Yahtzee is back in the water!

After six weeks on the hard and being worked on nearly every day, Yahtzee is finally back where she belongs — in the water. Of course, when we pulled her out in mid-October to address a tiny leak, it turned into a much, much larger, time consuming and expensive job than we ever envisioned. As usual, we’ve made the best of our time off the boat and learned a few things along the way. Fortunately, though, it’s done now. And we know that we did it right.

Without the amazing work done by our fiberglass guy and new friend, Ethan, “doing it right” never would have been possible. His quality craftsmanship is not only something to be admired, but his attention to detail and assurance that he wanted to make it better than when it came out of the factory provides us with a peace of mind that can’t be matched. For an in depth look at how he fixed everything, check out his thread on the project at Cruisers Forum.

The new rudder and repaired skeg ready to hit the water.

The new rudder and repaired skeg ready to hit the water.

The new rudder caused the biggest wait while our home was on the hard, and it was worth it. We don’t know how long the old rudder was cracked and filled with water, but spending the time and money to get a new one now gives us a baseline and a fin that we can be 100% confident in. Thanks also goes out to Al and the rest of the team at Foss Foam Products (newrudders.com) in Florida for a job well done on the rudder.

And I couldn’t write this post without giving a big and sincere thank you to the many friends and family members who supported us along the way. With two children, not being in our home was difficult at times, but we made it work because of the people in our lives. Thanks to Mike and Maurisa, Lief and Kate, Matt and Katy, and Marcus and Ashley for your hospitality while all of this was going on. Opening your homes to us was amazingly generous and hugely helpful — so thank you! And to Darren and Erin for providing us with an open-ended offer of a place to stay. Your house is truly a home away from home for us, and we are forever grateful.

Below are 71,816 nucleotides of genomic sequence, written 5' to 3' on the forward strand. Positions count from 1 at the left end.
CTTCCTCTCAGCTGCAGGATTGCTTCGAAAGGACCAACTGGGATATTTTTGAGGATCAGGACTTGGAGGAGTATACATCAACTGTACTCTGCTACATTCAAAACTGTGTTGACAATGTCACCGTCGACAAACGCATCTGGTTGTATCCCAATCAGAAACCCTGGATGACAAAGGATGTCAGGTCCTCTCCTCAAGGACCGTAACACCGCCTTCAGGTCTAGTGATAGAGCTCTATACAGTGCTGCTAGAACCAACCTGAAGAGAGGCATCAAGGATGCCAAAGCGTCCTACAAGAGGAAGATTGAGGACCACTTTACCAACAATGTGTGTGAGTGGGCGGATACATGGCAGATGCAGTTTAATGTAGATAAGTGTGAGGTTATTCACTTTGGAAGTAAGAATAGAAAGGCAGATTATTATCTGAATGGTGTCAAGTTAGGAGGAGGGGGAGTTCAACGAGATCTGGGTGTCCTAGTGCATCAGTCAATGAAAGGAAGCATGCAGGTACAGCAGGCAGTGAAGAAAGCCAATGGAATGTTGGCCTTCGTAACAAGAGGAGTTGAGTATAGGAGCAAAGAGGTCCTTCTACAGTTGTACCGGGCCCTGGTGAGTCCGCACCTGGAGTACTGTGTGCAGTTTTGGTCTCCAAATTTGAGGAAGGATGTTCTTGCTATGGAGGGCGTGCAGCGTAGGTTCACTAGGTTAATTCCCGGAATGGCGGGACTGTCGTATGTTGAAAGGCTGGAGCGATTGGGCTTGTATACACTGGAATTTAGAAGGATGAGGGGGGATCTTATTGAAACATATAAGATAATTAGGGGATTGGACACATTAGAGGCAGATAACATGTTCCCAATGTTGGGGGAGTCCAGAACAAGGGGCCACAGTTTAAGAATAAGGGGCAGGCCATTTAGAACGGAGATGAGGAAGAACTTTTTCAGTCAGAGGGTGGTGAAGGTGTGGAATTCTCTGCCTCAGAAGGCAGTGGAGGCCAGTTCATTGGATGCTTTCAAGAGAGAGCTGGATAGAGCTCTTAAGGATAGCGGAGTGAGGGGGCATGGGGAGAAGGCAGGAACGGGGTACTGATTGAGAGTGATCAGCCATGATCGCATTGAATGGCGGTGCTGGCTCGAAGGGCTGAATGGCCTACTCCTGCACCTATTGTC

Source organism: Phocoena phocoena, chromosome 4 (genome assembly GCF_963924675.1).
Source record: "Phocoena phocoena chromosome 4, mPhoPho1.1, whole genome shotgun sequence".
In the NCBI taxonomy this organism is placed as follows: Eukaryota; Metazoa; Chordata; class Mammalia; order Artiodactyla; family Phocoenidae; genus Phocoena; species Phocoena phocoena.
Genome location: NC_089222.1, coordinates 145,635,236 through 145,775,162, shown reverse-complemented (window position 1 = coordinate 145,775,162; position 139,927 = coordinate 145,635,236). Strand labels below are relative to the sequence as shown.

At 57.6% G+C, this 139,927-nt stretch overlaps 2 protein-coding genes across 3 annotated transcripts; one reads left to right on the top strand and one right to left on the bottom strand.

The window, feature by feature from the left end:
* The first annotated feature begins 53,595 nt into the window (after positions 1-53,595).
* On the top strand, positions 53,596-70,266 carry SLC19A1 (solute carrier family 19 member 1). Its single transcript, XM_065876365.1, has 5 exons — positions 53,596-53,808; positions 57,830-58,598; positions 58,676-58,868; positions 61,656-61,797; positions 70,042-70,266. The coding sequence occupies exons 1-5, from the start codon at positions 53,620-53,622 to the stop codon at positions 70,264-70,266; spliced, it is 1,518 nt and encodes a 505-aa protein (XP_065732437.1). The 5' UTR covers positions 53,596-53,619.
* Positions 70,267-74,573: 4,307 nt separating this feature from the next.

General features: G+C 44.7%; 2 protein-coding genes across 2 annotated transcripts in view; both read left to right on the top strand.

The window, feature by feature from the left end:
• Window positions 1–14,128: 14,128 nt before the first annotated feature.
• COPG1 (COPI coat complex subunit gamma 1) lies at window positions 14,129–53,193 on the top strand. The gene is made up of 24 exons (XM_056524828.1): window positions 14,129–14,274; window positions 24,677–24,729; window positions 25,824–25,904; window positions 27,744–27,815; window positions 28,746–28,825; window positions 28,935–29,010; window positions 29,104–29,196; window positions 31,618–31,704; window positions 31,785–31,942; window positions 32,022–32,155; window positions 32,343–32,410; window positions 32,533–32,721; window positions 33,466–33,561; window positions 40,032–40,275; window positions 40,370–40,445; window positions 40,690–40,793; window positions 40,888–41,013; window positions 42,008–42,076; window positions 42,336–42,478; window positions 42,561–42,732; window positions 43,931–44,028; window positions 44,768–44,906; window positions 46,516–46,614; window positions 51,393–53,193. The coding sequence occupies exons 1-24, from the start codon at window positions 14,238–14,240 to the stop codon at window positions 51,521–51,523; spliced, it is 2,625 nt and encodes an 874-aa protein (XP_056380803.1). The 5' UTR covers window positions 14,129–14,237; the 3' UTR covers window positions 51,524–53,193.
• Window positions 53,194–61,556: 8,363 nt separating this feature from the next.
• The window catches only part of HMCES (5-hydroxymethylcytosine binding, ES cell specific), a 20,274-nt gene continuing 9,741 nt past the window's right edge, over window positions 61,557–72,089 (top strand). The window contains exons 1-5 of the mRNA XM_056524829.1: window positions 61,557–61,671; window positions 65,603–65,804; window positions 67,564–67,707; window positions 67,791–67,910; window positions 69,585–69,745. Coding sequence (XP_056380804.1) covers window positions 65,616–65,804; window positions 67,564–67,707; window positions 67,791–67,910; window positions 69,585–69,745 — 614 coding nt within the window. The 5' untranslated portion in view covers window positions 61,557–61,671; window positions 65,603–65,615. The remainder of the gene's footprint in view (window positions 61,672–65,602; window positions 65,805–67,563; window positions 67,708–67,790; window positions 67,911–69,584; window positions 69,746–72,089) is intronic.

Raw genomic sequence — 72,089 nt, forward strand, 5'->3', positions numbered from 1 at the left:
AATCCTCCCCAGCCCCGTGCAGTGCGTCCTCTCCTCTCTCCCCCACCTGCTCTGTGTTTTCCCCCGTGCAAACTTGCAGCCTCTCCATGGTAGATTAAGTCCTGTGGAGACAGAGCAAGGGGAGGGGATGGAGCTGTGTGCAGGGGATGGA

Yahtzee heading for the water.

Yahtzee heading for the water.

After being out of the water for so long, we need to get moved back aboard and wipe off the weeks of boatyard grime that inevitably come with being on the hard. We’ll be back out exploring soon, cruising the Pacific Northwest and sharing our adventures as we go. And for that, we couldn’t be happier.

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5 Favorites | Parks of the Gulf Islands

This is the fourth in an ongoing series called “5 Favorites” in which we’ll explore a range of topics such as memorable anchorages, marina showers, cruise-in breweries, fun things to do, ports, days of sailing, meals to make aboard and much more. The aim is not to make a list of “bests” or to rank things, but rather to provide an entertaining and insightful look at what we’ve enjoyed while cruising the Pacific Northwest. And since every boater has their favorites, we invite you to share yours in the comments below. 

British Columbia’s beautiful Gulf Islands are among our favorite places in the Pacific Northwest to drop the hook, tie a line ashore and head out on foot or by kayak to explore trails and beaches. So it was only natural that the many parks scattered among these islands would make a perfect “5 Favorites.”

But one of the things that guides this particular list is that our cruising time in the Gulf Islands has been heavily skewed towards the winter months. Cruising throughout the islands for many weeks at a time during the solitude of winter has been highly rewarding, but also means that very few boats are around. That being the case, we’ve visited all of these as the lone boat there and I’m not sure many of them would make my 5 Favorites had we been there exclusively in the more crowded times of the summer. Also, they are all great spots for kids, with easy hikes and accesible beaches.

Just like my previous “5 Favorites” topics, though, there are so many great ones to choose from that finalizing this list was extremely difficult. Alas, here are my 5 Favorite parks in the Gulf Islands from north to south.

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A rudder is born

Unswaddled and ready to meet its caretakers, a beautiful rudder is born.

Unswaddled and ready to meet its caretakers, a beautiful rudder is born. And it even came with instructions.

As the FedEx Freight truck rumbled its way into Canal Boatyard yesterday, I was high atop a ladder swirling wax into Yahtzee’s gel coat. When I turned and saw it, I nearly fell down the rungs in excitement. And I was so giddy that my signature was unrecognizable on the receiving papers.

Watching our sweet new baby being lifted from the truck and then unwrapped this morning for its first meeting with its new (to it) boat, I couldn’t actually believe it was happening. I still can’t. After a three week wait, Yahtzee’s new rudder is a thing of beauty, and allows us to finally see the light at the end of a very long, sometimes scarily dark tunnel. We’re closer to being home than we have been in a long long time. And it feels great.

There's still a short adjustment period for the boat and rudder to get through before they can be in the water together.

A short adjustment period for the boat and rudder is yet to come before they can be in the water together.

That said, there is still work to be done and a holiday to contend with. But as far as timelines go — which are never good for a boat in a boatyard — we’ll all be back in the water again fairly soon.

Welcome home!

Welcome home!

Stay tuned, folks, we’re getting there…